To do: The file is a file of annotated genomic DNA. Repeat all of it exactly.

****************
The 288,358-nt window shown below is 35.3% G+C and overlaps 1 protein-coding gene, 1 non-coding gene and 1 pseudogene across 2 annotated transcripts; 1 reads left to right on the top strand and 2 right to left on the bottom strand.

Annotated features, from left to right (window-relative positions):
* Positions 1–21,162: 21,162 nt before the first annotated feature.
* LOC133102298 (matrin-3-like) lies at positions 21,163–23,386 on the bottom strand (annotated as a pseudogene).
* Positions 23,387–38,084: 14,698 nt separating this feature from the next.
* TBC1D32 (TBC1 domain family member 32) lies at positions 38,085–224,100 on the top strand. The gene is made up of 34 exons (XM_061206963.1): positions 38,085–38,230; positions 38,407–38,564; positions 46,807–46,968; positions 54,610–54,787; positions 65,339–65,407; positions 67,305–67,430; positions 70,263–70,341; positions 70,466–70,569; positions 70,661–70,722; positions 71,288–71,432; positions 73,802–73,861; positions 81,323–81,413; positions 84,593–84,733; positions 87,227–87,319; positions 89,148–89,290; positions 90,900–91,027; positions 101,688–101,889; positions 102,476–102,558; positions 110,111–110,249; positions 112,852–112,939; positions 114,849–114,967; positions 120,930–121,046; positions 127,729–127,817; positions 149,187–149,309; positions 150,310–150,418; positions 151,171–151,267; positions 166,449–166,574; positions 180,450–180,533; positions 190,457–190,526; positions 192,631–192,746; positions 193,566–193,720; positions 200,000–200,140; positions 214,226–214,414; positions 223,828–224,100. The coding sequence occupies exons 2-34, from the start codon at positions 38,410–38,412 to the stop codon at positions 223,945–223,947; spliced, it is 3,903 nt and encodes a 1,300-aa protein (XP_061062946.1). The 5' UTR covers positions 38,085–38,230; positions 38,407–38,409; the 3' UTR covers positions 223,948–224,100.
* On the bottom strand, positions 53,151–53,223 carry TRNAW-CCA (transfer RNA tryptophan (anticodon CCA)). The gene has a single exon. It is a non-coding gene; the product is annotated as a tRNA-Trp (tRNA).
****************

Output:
The 288,358-nt window shown below is 35.3% G+C and overlaps 1 protein-coding gene, 1 non-coding gene and 1 pseudogene across 2 annotated transcripts; 1 reads left to right on the top strand and 2 right to left on the bottom strand.

Annotated features, from left to right (window-relative positions):
* Positions 1–21,162: 21,162 nt before the first annotated feature.
* LOC133102298 (matrin-3-like) lies at positions 21,163–23,386 on the bottom strand (annotated as a pseudogene).
* Positions 23,387–38,084: 14,698 nt separating this feature from the next.
* TBC1D32 (TBC1 domain family member 32) lies at positions 38,085–224,100 on the top strand. The gene is made up of 34 exons (XM_061206963.1): positions 38,085–38,230; positions 38,407–38,564; positions 46,807–46,968; positions 54,610–54,787; positions 65,339–65,407; positions 67,305–67,430; positions 70,263–70,341; positions 70,466–70,569; positions 70,661–70,722; positions 71,288–71,432; positions 73,802–73,861; positions 81,323–81,413; positions 84,593–84,733; positions 87,227–87,319; positions 89,148–89,290; positions 90,900–91,027; positions 101,688–101,889; positions 102,476–102,558; positions 110,111–110,249; positions 112,852–112,939; positions 114,849–114,967; positions 120,930–121,046; positions 127,729–127,817; positions 149,187–149,309; positions 150,310–150,418; positions 151,171–151,267; positions 166,449–166,574; positions 180,450–180,533; positions 190,457–190,526; positions 192,631–192,746; positions 193,566–193,720; positions 200,000–200,140; positions 214,226–214,414; positions 223,828–224,100. The coding sequence occupies exons 2-34, from the start codon at positions 38,410–38,412 to the stop codon at positions 223,945–223,947; spliced, it is 3,903 nt and encodes a 1,300-aa protein (XP_061062946.1). The 5' UTR covers positions 38,085–38,230; positions 38,407–38,409; the 3' UTR covers positions 223,948–224,100.
* On the bottom strand, positions 53,151–53,223 carry TRNAW-CCA (transfer RNA tryptophan (anticodon CCA)). The gene has a single exon. It is a non-coding gene; the product is annotated as a tRNA-Trp (tRNA).